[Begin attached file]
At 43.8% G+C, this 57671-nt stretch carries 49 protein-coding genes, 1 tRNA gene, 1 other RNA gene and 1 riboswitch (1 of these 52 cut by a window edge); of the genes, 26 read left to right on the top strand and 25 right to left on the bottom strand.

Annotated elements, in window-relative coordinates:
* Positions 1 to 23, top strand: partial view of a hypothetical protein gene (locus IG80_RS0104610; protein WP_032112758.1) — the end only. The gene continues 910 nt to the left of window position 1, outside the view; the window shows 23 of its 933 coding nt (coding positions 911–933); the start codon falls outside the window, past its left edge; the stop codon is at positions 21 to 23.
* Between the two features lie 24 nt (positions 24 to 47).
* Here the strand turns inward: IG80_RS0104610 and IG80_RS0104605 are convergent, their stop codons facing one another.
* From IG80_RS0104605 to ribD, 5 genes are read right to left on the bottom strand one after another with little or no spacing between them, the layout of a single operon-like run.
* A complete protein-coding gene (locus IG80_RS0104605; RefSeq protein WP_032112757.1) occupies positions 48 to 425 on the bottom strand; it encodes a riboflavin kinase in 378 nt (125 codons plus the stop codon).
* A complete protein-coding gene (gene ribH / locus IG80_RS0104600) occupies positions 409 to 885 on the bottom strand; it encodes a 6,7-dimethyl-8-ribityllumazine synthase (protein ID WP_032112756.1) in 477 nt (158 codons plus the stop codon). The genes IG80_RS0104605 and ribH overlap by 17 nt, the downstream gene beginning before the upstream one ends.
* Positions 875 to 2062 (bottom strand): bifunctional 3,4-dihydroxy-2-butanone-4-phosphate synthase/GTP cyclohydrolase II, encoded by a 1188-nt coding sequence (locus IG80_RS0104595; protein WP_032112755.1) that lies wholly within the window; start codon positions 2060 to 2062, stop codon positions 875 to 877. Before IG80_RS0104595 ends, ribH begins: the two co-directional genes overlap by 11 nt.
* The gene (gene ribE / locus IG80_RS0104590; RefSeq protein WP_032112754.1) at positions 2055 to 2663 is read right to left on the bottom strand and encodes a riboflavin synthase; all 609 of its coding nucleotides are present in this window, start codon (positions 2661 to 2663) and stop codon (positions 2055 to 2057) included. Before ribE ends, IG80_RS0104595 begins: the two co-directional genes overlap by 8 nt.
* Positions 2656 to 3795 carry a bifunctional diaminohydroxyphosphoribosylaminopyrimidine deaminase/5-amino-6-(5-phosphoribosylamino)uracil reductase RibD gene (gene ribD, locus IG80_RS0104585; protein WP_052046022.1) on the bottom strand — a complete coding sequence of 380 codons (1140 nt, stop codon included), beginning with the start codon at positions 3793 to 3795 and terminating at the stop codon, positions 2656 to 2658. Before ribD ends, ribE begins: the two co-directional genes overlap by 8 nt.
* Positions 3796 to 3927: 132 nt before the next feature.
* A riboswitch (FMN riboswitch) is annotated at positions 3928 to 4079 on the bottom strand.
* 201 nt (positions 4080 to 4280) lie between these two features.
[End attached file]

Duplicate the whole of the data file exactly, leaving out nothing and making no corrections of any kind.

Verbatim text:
At 43.8% G+C, this 57671-nt stretch carries 49 protein-coding genes, 1 tRNA gene, 1 other RNA gene and 1 riboswitch (1 of these 52 cut by a window edge); of the genes, 26 read left to right on the top strand and 25 right to left on the bottom strand.

Annotated elements, in window-relative coordinates:
* Positions 1 to 23, top strand: partial view of a hypothetical protein gene (locus IG80_RS0104610; protein WP_032112758.1) — the end only. The gene continues 910 nt to the left of window position 1, outside the view; the window shows 23 of its 933 coding nt (coding positions 911–933); the start codon falls outside the window, past its left edge; the stop codon is at positions 21 to 23.
* Between the two features lie 24 nt (positions 24 to 47).
* Here the strand turns inward: IG80_RS0104610 and IG80_RS0104605 are convergent, their stop codons facing one another.
* From IG80_RS0104605 to ribD, 5 genes are read right to left on the bottom strand one after another with little or no spacing between them, the layout of a single operon-like run.
* A complete protein-coding gene (locus IG80_RS0104605; RefSeq protein WP_032112757.1) occupies positions 48 to 425 on the bottom strand; it encodes a riboflavin kinase in 378 nt (125 codons plus the stop codon).
* A complete protein-coding gene (gene ribH / locus IG80_RS0104600) occupies positions 409 to 885 on the bottom strand; it encodes a 6,7-dimethyl-8-ribityllumazine synthase (protein ID WP_032112756.1) in 477 nt (158 codons plus the stop codon). The genes IG80_RS0104605 and ribH overlap by 17 nt, the downstream gene beginning before the upstream one ends.
* Positions 875 to 2062 (bottom strand): bifunctional 3,4-dihydroxy-2-butanone-4-phosphate synthase/GTP cyclohydrolase II, encoded by a 1188-nt coding sequence (locus IG80_RS0104595; protein WP_032112755.1) that lies wholly within the window; start codon positions 2060 to 2062, stop codon positions 875 to 877. Before IG80_RS0104595 ends, ribH begins: the two co-directional genes overlap by 11 nt.
* The gene (gene ribE / locus IG80_RS0104590; RefSeq protein WP_032112754.1) at positions 2055 to 2663 is read right to left on the bottom strand and encodes a riboflavin synthase; all 609 of its coding nucleotides are present in this window, start codon (positions 2661 to 2663) and stop codon (positions 2055 to 2057) included. Before ribE ends, IG80_RS0104595 begins: the two co-directional genes overlap by 8 nt.
* Positions 2656 to 3795 carry a bifunctional diaminohydroxyphosphoribosylaminopyrimidine deaminase/5-amino-6-(5-phosphoribosylamino)uracil reductase RibD gene (gene ribD, locus IG80_RS0104585; protein WP_052046022.1) on the bottom strand — a complete coding sequence of 380 codons (1140 nt, stop codon included), beginning with the start codon at positions 3793 to 3795 and terminating at the stop codon, positions 2656 to 2658. Before ribD ends, ribE begins: the two co-directional genes overlap by 8 nt.
* Positions 3796 to 3927: 132 nt before the next feature.
* A riboswitch (FMN riboswitch) is annotated at positions 3928 to 4079 on the bottom strand.
* 201 nt (positions 4080 to 4280) lie between these two features.